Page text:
The Longdogs

The Longdogs
Willy, Harley (back center), and Gretchen

Glacier National Park...Going to the Sun

Although we were not as rested as we should have been due to the thumping ladies above our room, we did have a breakfast coming at the hotel. They had frozen waffles, bagels, French toast sticks, some fruit, yogurt, instant oatmeal, and dry cereal to choose from plus some orange juice and coffee. And then we were off to Glacier. It's so nice to have the Senior National Park Pass.

More gorgeous scenery,.

We knew that we only had one day to see whatever we could see in Glacier and get on down the road. The "Going to the Sun" road was closed when we headed north due to a big fire. Fortunately for us, it had just opened when we left Calgary. See the "OPEN" sign....that was a welcome sight. While we couldn't see all of Glacier, traveling the "Going to the Sun" would give us a good overview.

Since we came in from Columbia Falls, we were on the west side of the park.

We headed out in the direction to the famous road,

Another sign welcoming you to the park. Glacier National Park is considered the Crown of the Continent along with Waterton National Park adjoining it in Canada. It encompasses more than a million acres. There are 131 named lakes, parts of two mountain ranges, and a 1000 different plants. There are 250 grizzly bears, 500 black bears. In 1910, there were 150 there are only 25. There are also over 700 miles of hiking trails in the area.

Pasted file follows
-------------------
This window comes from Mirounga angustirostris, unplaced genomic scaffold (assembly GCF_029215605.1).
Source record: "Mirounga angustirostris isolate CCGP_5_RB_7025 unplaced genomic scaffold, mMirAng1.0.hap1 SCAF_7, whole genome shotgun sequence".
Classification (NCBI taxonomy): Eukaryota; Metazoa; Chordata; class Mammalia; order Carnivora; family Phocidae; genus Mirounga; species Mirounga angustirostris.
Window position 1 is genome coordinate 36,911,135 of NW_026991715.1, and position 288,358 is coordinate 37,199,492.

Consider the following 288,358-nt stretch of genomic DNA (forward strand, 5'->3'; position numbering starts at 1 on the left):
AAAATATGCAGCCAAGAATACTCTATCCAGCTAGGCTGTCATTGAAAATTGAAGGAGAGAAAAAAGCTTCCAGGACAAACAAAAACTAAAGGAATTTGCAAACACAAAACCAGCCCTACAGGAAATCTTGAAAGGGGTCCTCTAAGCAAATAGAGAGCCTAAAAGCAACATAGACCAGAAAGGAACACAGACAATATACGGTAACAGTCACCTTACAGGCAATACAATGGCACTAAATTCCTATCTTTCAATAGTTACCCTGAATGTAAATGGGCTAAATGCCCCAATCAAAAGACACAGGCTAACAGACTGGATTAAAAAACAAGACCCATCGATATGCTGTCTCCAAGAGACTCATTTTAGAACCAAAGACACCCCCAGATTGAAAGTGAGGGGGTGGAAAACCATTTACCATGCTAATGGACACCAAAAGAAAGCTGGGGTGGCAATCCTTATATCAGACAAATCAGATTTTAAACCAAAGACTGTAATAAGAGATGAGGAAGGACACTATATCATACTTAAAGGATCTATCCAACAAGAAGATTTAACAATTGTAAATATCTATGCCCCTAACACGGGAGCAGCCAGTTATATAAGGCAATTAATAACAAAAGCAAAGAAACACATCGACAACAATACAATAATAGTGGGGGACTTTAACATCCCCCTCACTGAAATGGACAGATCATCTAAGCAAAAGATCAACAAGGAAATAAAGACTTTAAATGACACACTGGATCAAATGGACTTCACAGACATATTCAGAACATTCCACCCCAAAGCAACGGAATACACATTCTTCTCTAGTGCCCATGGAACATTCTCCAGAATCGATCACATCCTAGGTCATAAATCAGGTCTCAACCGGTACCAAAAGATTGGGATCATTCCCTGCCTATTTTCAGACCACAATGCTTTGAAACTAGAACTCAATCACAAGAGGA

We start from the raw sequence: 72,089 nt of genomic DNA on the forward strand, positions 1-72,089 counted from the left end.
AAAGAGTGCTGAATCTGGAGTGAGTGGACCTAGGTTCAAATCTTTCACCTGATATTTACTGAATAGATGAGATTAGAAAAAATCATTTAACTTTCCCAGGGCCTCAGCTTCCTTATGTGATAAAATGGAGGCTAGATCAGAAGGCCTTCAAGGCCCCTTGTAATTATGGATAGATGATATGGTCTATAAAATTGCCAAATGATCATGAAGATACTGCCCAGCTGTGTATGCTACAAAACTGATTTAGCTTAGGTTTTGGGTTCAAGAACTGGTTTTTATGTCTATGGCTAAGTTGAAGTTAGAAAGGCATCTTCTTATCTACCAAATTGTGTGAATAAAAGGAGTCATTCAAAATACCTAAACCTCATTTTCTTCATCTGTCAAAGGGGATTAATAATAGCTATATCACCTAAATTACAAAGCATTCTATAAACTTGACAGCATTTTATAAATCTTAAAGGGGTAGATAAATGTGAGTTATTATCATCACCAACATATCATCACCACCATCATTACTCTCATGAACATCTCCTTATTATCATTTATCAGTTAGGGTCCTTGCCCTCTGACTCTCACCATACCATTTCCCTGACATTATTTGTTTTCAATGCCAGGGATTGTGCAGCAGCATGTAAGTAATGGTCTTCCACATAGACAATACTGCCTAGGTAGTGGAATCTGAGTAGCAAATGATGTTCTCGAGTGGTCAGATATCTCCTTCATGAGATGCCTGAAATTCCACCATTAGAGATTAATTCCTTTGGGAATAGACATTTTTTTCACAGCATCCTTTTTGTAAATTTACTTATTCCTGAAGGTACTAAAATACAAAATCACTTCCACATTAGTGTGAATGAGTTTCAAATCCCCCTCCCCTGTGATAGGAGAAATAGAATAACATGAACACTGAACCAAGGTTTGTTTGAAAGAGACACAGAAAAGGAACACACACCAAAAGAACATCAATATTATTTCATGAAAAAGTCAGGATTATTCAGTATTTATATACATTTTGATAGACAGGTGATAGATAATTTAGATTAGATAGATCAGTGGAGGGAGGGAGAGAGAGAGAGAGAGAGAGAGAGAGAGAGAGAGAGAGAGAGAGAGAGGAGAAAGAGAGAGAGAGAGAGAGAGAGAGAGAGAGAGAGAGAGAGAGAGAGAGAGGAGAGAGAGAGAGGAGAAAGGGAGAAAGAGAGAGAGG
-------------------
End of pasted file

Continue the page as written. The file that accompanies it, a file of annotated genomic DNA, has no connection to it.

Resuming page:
While we elected to drive the "Going to the Sun" road because we were going to enter on the west and exit on the east, we might have chosen ride to take the tour in one of these Red Buses. They are 25' long. It is a 1936 White Motor Co. bus. And, you can ride one for free.....just make a reservation.

Beautiful Lake McDonald is Glaciers largest lake at 10 miles long and 472 feet deep.

It is a true glacial feature having been carved out by glaciers. It is surrounded on the north, east, and south sides by mountains. The continental divide is 14 miles away forming the McDonald Valley with rain draining towards the lake.

Another view of the cool touring buses.

The McDonald valley is supposed to be one of the prime spots for viewing Glacier wildlife.  Couldn't prove it by us but the scenery is spectacular.

The Lake McDonald Lodge is located 10 miles in from the west entrance to Glacier. It has 100 rooms and was built in 1914. It is also where you catch the Red Buses.

The water in the streams so clear you can see every pebble.

We are now on the "Going to the Sun" road which is 50 miles long. The top of the bus in canvas and folds back so that people can better see the view when the bus stops at a turn off.

Some parts of the road are open year round but the majority opens mid to late June and closes about mid September. You can still drive up to Logan's Pass from the west entrance until about mid-October.

Plowing the road is a major challenge each year. There is very little in the way of barriers on the edge of the road. I figured that is how they get rid of the snow when they iopen the road.

Alpine water falls.